• Aluminium or steel frames are slim and long-lasting, and may be recycled.
  • Composite frames have an inner foam filled insulation covered with fiberglass. This reduces the need for maintenance and keeps the frame weatherproof.
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Energy rating

Some window manufacturers show the energy efficiency of their products using an energy-rating scale from A to G. The whole window (the frame and the glass) is assessed on its efficiency at retaining heat. The scheme is run by the British Fenestration Rating Council (BFRC). Visit BFRC for more information.

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Ventilation

Replacement windows will be more airtight than your original frames, so condensation may build up in your house due to the reduced ventilation. If your house does not have much background ventilation, look for replacement windows with trickle vents incorporated into the frame to let in a controlled amount of ventilation.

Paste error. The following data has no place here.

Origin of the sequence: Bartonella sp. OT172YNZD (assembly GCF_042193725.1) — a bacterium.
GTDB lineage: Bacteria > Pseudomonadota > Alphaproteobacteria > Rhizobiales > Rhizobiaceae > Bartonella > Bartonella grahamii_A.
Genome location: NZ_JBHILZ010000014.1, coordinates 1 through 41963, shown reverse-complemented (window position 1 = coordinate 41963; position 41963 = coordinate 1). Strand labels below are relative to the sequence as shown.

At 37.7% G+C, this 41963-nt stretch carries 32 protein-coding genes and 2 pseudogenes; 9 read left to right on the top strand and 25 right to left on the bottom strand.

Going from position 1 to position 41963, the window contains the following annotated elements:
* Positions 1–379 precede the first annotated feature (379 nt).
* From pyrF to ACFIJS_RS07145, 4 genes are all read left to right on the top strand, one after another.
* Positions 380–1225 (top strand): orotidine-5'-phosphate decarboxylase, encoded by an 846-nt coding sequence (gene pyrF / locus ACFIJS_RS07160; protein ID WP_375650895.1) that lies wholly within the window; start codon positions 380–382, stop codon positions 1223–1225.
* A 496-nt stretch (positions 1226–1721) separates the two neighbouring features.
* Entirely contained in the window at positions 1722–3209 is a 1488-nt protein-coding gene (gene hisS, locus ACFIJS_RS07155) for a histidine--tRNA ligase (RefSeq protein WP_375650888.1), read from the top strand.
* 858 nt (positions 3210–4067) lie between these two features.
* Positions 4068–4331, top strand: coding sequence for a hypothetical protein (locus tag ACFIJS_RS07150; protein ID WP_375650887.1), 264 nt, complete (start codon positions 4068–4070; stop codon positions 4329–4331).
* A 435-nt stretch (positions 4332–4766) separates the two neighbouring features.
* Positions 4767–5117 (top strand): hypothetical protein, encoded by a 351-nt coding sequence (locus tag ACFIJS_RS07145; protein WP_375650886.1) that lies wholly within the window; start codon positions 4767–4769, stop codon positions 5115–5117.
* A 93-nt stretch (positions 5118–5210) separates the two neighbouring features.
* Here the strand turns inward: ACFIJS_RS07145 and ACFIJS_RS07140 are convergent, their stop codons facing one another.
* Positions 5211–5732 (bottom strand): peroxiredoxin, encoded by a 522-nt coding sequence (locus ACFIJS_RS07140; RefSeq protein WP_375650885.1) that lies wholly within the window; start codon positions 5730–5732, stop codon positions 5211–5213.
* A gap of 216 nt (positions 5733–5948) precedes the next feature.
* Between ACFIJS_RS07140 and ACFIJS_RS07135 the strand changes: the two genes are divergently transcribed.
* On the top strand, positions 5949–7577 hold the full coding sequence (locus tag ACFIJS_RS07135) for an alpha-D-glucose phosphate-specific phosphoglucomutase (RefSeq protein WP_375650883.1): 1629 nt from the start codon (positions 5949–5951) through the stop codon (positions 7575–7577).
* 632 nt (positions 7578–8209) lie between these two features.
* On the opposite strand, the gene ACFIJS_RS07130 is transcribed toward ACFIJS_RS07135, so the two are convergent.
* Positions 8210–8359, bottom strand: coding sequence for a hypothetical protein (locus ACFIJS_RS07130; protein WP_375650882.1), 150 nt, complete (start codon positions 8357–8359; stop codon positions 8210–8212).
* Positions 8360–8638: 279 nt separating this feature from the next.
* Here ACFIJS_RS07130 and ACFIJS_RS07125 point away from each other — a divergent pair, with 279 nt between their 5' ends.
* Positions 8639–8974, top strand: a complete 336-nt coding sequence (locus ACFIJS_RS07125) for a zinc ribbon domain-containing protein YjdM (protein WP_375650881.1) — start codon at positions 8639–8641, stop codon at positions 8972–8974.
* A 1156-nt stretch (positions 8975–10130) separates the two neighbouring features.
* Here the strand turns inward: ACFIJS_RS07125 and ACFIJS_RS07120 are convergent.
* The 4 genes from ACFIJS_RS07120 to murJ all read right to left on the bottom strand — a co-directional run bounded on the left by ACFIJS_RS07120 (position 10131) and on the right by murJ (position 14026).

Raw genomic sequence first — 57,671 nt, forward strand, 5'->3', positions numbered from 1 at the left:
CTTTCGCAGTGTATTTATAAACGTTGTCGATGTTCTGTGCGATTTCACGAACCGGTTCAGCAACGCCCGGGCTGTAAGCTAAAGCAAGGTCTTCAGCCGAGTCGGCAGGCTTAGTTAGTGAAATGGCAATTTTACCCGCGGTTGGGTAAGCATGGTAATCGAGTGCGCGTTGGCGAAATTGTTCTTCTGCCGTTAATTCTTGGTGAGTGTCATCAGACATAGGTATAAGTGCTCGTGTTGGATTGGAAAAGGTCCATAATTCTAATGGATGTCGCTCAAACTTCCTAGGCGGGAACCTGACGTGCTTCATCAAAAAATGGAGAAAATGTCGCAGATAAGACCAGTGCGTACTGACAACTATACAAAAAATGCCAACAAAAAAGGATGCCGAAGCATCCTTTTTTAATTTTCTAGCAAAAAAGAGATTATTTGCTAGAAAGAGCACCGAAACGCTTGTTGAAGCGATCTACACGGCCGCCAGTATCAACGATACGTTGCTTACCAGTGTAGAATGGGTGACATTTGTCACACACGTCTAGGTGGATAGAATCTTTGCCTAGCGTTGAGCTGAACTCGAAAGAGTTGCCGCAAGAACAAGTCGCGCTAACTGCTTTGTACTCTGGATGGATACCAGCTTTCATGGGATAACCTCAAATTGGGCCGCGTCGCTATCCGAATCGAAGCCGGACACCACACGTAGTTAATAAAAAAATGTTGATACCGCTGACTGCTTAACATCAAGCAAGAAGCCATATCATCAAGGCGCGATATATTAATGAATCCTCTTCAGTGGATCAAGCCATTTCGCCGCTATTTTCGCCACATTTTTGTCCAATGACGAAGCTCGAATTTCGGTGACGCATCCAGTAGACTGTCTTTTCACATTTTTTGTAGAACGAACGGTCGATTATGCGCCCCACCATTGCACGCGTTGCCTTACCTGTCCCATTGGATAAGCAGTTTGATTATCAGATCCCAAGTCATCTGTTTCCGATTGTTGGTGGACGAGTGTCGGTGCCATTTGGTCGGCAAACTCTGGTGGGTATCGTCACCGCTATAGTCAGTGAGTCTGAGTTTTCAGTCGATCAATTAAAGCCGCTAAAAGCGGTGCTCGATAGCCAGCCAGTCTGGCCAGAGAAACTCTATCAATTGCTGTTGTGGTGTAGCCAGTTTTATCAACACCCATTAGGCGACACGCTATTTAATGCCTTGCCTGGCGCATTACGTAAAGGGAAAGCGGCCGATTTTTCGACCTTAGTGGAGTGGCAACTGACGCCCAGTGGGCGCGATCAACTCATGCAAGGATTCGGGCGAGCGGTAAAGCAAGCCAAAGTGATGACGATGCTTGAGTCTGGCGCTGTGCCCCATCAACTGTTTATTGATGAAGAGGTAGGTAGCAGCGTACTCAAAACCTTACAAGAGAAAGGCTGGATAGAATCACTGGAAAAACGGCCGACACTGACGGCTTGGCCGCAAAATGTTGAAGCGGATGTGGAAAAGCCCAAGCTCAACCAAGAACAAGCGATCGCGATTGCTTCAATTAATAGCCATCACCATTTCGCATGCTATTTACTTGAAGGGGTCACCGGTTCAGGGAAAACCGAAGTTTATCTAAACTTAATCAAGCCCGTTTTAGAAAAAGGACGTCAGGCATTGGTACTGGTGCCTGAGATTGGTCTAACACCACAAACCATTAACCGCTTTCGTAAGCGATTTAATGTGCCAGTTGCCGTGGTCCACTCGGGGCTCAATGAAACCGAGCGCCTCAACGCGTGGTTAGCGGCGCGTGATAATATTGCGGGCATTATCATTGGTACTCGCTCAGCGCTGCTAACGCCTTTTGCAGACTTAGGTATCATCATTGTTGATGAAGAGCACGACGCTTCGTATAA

If you start to see condensation building up around your windows, there may be a damp problem in your home. As a general rule, damp occurs when there is inadequate ventilation, inadequate heating, inadequate insulation or a combination of these. If you¹ve started to notice condensation in between the panes of glass in your double-glazing units then it is likely that the seal is broken, and the unit will need to be replaced.

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Conservation areas

These areas are of special architectural or historic interest, meaning that any work you carry out on your home must preserve or enhance the character of the area. This does not necessarily mean you cannot replace your windows, but might mean you will need to get windows that complement the character of the building and area. Double glazing can be made to look like your building¹s original windows, but for any changes you do need to contact your local council¹s conservation officer for guidance.

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Windows in period properties